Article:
What was the Reformation?

Regardless of your faith convictions, the Reformation has impacted your life. And not in unsignificant ways. The Reformation has been linked to capitalism, politics, and the scientific revolution. Those within the Christian faith unknowingly lean on the effects of the Reformation when we open our Bible app, head to our local Baptist, Presbyterian, or other church denomination on Sundays, and much more.

Consider this a primer. The Reformation was not one moment, like Pearl Harbor or 9/11/2001. It was like the swell of a wave that rose and crashed; it was a movement spanning years and generations through a time of rapid historical upheaval and change.

What Happened: Martin Luther, a German monk in the Catholic Church, rediscovered the gospel.

This is a huge simplification*. For the sake of being short, it works. The Bible was rarely read & studied in Luther’s day — but Luther made it his obsession. He studied relentlessly as a local priest/pastor and as a Doctor of Theology, teaching on Galatians, the Psalms, and Romans.

Eric Metaxas argues that Luther probably didn’t nail his 95 theses in a dramatic fashion. In fact, Luther sent a letter on Oct. 31, 1517. The theses document was likely posted by the church custodian on the church doors, which served as the town bulletin board. Maybe right next to “Ye Olde Karaoke Night” and “Town Hall Bingo”.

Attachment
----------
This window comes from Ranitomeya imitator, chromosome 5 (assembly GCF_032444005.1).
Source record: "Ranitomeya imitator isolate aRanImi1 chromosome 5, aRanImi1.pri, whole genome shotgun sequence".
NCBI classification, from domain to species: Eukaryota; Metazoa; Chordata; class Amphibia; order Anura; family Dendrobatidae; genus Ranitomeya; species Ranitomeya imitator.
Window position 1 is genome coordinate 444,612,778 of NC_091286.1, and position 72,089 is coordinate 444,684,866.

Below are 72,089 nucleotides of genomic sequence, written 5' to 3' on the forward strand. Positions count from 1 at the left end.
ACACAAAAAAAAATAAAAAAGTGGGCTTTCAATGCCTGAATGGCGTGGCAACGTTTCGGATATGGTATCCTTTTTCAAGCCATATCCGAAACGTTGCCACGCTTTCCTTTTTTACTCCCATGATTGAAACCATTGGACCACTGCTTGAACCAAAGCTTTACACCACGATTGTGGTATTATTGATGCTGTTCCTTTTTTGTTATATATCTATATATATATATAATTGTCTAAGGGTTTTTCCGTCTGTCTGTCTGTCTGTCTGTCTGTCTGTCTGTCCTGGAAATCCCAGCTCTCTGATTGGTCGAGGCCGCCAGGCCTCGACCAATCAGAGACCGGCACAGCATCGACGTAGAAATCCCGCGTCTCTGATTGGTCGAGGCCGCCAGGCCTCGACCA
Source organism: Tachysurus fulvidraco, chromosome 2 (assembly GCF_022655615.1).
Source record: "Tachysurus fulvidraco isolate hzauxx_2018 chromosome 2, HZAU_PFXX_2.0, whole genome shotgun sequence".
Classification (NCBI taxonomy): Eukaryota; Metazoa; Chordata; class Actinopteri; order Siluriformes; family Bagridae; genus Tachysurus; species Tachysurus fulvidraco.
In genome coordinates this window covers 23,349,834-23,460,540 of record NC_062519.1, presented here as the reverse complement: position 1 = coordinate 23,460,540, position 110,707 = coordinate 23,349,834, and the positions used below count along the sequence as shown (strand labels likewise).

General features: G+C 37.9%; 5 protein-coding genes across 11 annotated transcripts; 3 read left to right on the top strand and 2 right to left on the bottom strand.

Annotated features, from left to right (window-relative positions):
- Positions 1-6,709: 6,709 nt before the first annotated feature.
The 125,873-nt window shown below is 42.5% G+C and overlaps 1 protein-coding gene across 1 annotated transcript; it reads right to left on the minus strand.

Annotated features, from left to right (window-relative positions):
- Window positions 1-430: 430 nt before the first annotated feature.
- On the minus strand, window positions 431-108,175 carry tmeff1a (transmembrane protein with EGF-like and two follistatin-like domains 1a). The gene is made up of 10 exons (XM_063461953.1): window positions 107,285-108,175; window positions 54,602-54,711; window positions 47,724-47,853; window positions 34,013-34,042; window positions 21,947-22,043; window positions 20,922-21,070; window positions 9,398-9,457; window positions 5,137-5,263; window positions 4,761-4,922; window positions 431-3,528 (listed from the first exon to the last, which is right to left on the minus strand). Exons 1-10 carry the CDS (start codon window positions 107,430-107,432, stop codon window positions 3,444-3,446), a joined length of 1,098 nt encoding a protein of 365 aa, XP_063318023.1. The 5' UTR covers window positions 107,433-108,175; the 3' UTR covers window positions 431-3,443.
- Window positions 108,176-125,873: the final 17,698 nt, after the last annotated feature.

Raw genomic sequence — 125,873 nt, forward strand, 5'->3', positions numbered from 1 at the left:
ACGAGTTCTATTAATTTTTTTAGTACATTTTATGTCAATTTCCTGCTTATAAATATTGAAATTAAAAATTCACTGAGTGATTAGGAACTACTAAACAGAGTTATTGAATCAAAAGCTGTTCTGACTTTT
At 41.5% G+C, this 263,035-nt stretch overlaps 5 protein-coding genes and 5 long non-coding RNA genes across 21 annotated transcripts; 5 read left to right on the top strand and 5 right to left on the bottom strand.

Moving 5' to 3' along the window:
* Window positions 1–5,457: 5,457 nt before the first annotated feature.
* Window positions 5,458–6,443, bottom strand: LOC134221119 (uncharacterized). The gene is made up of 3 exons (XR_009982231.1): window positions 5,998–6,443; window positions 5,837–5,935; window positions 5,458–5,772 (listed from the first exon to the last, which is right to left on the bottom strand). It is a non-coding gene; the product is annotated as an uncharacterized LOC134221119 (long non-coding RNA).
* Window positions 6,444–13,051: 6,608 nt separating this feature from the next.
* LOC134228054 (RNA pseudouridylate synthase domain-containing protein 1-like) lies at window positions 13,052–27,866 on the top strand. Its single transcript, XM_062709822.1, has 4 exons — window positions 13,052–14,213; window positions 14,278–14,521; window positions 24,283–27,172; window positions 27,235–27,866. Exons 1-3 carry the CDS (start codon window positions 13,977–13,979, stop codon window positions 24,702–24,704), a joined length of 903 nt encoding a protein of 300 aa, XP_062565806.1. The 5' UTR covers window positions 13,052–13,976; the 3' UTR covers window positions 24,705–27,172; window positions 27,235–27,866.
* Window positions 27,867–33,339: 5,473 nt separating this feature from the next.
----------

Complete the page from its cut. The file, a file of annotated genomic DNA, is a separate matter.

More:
Luther’s commitment to the Bible as a Catholic monk was abnormal and highly personal. He doubted his salvation constantly.

This vacuum accelerated rot and decay within the Catholic (or “one”) Church. What pricked Luther’s conscience was his experience as a pastor. His people were being told by the Church that their money could count as good works.**

Luther became convinced by Scripture that God saves people by grace through faith. Scripture teaches that God saves us not on the basis of our own ability to do good works. God saves humans by crediting or depositing the righteousness of Jesus into their spiritual bank account, through faith, see 2 Corinthians 5:20–22. Luther would write

“Through faith in Christ, therefore, Christ’s righteousness becomes our righteousness and all that he has becomes ours; rather, he himself becomes ours”

So what did Luther do after making his discovery? In 21st century language, he composed 95 theologically fused tweets, and posted them on the community Facebook page. In his day, that meant posting his 95 theses on the door of the local church — which served as a community bulletin board.

He meant to start conversation and create health in the Catholic church, instead he lit a spark that would lead to it’s fracture, all because Luther decided to read the Bible.

Ironically, gospel means good news, but so long as men and women live in negotiation with God over their sin, there can never be peace with God about our sin.

Why It Matters: The Reformation brought the good news back to the gospel.

Luther understood this. He could never confess enough, or be righteous enough. He was a sinner***. If you know anything about negotiation, you need leverage. Sinners before a holy God have no leverage.